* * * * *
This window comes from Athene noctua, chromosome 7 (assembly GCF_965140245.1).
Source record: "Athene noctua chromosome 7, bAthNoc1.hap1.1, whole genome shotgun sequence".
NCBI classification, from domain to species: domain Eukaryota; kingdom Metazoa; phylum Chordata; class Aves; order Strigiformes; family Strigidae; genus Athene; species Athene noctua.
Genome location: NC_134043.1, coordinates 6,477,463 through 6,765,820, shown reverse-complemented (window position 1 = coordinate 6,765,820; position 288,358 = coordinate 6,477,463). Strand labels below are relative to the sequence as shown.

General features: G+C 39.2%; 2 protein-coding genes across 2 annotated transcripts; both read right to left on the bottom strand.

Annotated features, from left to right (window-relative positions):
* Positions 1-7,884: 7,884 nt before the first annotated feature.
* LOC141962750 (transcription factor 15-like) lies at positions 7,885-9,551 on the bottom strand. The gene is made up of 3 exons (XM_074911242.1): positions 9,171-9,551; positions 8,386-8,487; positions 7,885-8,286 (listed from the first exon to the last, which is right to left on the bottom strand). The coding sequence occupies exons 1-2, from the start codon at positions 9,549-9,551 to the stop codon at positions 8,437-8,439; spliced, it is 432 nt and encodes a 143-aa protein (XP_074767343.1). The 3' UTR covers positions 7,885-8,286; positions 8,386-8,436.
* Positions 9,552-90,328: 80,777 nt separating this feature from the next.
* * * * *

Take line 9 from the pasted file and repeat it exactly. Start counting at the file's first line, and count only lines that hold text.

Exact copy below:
* Positions 9,552-90,328: 80,777 nt separating this feature from the next.